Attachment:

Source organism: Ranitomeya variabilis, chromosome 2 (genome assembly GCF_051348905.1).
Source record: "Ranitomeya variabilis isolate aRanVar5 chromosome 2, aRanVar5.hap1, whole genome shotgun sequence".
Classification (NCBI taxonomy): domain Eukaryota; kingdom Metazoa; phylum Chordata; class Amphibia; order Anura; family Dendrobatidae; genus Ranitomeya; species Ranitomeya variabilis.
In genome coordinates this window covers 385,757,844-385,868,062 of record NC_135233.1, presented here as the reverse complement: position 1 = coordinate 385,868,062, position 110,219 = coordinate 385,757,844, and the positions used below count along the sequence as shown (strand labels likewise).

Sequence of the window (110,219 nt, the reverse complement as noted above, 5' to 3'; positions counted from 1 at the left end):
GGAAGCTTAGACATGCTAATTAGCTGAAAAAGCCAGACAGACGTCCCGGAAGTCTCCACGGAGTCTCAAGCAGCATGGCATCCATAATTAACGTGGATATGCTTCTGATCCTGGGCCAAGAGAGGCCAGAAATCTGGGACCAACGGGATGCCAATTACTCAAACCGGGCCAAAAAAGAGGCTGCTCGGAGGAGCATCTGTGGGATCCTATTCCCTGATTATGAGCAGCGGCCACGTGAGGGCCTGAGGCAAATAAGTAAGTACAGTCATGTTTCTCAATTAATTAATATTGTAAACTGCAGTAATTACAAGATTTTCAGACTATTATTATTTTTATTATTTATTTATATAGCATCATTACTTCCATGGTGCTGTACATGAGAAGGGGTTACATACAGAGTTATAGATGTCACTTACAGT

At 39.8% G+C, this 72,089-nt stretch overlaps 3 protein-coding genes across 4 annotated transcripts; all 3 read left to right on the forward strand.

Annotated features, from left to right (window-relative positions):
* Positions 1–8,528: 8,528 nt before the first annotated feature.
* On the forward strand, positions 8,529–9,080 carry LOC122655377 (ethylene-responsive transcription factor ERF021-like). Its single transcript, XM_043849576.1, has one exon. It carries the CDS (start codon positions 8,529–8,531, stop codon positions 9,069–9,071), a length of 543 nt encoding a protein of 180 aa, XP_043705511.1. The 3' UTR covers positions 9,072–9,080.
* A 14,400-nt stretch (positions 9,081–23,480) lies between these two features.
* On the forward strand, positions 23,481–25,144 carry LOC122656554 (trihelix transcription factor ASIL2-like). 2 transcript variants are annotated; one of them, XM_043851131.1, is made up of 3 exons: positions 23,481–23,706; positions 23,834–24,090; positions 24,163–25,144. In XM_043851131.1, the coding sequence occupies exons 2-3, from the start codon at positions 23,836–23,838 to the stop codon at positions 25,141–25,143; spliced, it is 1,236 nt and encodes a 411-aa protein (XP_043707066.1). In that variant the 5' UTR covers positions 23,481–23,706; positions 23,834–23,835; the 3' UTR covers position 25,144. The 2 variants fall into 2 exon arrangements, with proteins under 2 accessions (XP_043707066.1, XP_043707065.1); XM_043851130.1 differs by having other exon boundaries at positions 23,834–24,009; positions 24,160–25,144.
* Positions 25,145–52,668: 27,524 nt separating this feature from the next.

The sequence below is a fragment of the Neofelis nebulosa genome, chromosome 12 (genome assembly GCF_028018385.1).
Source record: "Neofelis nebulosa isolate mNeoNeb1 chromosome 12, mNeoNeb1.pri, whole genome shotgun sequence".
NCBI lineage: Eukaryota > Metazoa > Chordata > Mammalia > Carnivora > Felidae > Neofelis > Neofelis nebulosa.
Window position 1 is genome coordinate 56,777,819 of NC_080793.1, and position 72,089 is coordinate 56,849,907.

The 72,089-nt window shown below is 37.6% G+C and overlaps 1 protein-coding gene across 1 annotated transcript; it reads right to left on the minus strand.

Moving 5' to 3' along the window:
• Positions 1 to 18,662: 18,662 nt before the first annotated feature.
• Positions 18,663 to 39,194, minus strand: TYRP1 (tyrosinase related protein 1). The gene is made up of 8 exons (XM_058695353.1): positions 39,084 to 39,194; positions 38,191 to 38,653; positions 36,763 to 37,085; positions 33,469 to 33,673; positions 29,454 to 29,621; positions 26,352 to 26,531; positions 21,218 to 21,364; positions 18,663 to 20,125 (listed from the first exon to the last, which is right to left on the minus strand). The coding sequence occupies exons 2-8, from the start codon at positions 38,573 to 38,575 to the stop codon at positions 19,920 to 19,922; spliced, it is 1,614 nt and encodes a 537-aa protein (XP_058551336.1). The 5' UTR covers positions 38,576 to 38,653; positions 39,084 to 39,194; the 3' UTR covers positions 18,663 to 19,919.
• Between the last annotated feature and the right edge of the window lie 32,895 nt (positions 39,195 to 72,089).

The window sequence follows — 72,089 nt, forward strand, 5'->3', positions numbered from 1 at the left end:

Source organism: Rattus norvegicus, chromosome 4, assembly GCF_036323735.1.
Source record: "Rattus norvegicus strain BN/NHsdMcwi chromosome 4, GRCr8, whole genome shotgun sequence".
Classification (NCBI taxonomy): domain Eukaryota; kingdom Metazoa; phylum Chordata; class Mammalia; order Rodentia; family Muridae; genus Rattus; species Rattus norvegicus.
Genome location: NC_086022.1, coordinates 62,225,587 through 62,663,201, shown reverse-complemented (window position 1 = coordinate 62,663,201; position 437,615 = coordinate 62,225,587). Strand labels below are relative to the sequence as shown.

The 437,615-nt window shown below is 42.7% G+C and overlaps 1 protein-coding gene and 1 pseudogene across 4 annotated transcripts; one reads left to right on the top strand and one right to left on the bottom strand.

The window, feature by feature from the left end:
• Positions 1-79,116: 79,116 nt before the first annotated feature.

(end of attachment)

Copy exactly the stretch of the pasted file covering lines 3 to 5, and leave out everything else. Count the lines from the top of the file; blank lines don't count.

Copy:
Classification (NCBI taxonomy): domain Eukaryota; kingdom Metazoa; phylum Chordata; class Amphibia; order Anura; family Dendrobatidae; genus Ranitomeya; species Ranitomeya variabilis.
In genome coordinates this window covers 385,757,844-385,868,062 of record NC_135233.1, presented here as the reverse complement: position 1 = coordinate 385,868,062, position 110,219 = coordinate 385,757,844, and the positions used below count along the sequence as shown (strand labels likewise).

Sequence of the window (110,219 nt, the reverse complement as noted above, 5' to 3'; positions counted from 1 at the left end):